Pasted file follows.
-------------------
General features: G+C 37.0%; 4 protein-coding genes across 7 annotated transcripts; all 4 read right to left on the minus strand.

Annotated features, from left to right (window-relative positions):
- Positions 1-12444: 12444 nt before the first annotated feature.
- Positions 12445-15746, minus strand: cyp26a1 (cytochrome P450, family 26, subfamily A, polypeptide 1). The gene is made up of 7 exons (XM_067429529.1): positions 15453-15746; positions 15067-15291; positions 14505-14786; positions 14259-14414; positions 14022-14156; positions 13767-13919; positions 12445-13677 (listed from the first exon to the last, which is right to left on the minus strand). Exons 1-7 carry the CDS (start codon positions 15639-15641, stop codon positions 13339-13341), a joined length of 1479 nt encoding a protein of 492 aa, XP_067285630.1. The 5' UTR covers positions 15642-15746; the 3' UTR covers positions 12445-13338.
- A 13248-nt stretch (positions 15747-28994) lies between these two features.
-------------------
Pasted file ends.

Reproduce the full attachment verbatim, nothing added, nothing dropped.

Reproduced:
General features: G+C 37.0%; 4 protein-coding genes across 7 annotated transcripts; all 4 read right to left on the minus strand.

Annotated features, from left to right (window-relative positions):
- Positions 1-12444: 12444 nt before the first annotated feature.
- Positions 12445-15746, minus strand: cyp26a1 (cytochrome P450, family 26, subfamily A, polypeptide 1). The gene is made up of 7 exons (XM_067429529.1): positions 15453-15746; positions 15067-15291; positions 14505-14786; positions 14259-14414; positions 14022-14156; positions 13767-13919; positions 12445-13677 (listed from the first exon to the last, which is right to left on the minus strand). Exons 1-7 carry the CDS (start codon positions 15639-15641, stop codon positions 13339-13341), a joined length of 1479 nt encoding a protein of 492 aa, XP_067285630.1. The 5' UTR covers positions 15642-15746; the 3' UTR covers positions 12445-13338.
- A 13248-nt stretch (positions 15747-28994) lies between these two features.